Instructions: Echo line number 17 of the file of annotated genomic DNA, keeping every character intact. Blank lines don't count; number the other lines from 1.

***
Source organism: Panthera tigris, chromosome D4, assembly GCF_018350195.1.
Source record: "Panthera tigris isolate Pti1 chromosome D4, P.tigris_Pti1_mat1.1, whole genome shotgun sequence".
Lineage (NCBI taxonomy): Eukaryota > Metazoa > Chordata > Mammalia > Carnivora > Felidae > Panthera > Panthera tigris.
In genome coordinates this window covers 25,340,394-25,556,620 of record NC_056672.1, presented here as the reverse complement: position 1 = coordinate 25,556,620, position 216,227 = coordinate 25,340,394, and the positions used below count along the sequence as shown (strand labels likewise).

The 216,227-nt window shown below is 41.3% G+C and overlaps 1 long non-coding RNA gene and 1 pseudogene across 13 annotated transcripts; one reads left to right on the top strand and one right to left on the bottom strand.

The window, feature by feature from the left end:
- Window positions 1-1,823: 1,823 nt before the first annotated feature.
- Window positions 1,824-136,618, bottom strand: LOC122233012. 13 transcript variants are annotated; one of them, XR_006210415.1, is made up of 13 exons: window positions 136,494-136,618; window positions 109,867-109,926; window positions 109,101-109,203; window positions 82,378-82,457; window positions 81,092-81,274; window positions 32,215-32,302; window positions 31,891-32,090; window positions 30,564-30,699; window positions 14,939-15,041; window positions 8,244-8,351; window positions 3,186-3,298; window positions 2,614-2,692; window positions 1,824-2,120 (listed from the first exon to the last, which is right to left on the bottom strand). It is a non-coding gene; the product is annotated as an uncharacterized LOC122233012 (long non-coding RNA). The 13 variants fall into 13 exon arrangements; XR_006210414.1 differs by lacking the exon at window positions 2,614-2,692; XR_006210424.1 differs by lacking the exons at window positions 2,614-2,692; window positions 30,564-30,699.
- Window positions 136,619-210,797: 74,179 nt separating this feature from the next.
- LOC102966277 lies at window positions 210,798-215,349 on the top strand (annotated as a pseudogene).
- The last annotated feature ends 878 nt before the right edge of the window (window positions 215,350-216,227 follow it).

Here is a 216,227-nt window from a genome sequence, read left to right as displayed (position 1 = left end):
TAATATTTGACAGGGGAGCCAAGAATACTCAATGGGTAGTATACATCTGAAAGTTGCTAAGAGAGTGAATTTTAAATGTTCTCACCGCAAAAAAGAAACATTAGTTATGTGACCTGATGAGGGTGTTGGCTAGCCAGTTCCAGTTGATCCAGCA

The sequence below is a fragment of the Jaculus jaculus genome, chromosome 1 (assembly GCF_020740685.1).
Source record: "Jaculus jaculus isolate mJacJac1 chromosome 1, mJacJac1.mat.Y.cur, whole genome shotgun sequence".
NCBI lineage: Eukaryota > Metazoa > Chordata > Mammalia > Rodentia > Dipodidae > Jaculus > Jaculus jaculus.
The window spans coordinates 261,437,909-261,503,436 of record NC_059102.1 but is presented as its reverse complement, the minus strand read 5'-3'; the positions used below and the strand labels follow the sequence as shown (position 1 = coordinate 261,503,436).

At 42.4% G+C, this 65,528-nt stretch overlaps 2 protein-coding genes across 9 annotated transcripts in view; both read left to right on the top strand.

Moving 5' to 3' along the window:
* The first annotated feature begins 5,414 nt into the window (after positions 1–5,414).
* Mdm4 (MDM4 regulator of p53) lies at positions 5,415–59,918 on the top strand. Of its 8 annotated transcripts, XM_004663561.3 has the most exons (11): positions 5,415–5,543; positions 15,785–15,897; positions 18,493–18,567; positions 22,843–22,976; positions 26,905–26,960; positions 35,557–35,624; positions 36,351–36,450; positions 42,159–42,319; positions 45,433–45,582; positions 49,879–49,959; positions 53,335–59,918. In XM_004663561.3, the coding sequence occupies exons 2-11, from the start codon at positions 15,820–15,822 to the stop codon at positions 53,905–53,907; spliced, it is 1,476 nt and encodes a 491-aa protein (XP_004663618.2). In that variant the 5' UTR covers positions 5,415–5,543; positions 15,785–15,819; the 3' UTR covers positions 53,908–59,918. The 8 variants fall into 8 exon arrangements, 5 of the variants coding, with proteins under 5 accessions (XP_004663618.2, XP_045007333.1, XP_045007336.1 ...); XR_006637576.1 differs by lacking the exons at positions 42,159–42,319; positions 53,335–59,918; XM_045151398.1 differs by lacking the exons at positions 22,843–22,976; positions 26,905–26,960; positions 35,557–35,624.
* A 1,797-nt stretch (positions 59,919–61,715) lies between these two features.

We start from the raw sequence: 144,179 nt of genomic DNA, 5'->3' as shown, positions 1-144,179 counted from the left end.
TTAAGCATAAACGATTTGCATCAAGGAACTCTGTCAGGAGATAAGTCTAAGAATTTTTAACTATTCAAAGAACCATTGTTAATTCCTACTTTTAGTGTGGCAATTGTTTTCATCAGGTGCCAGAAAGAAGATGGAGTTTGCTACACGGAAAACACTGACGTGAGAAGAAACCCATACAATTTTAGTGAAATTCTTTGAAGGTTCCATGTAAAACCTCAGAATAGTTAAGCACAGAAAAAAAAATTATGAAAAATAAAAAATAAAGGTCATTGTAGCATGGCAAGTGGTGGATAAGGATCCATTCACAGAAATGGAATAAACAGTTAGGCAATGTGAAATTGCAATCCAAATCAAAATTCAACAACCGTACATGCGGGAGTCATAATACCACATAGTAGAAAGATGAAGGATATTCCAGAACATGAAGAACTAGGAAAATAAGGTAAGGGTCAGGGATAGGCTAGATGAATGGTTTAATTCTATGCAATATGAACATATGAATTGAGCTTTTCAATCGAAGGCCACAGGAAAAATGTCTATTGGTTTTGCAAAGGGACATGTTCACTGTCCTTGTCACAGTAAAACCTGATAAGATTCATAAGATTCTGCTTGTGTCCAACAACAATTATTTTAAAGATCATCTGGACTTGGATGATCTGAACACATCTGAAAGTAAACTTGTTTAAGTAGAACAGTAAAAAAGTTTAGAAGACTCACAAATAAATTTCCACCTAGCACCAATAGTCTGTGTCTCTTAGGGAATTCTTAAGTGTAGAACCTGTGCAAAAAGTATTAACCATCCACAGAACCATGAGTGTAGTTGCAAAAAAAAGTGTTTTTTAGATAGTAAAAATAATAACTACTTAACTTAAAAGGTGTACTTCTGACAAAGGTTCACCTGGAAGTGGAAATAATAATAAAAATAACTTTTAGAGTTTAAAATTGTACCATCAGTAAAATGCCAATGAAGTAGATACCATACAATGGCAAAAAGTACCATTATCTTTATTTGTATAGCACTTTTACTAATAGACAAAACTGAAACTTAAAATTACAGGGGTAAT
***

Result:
The window spans coordinates 261,437,909-261,503,436 of record NC_059102.1 but is presented as its reverse complement, the minus strand read 5'-3'; the positions used below and the strand labels follow the sequence as shown (position 1 = coordinate 261,503,436).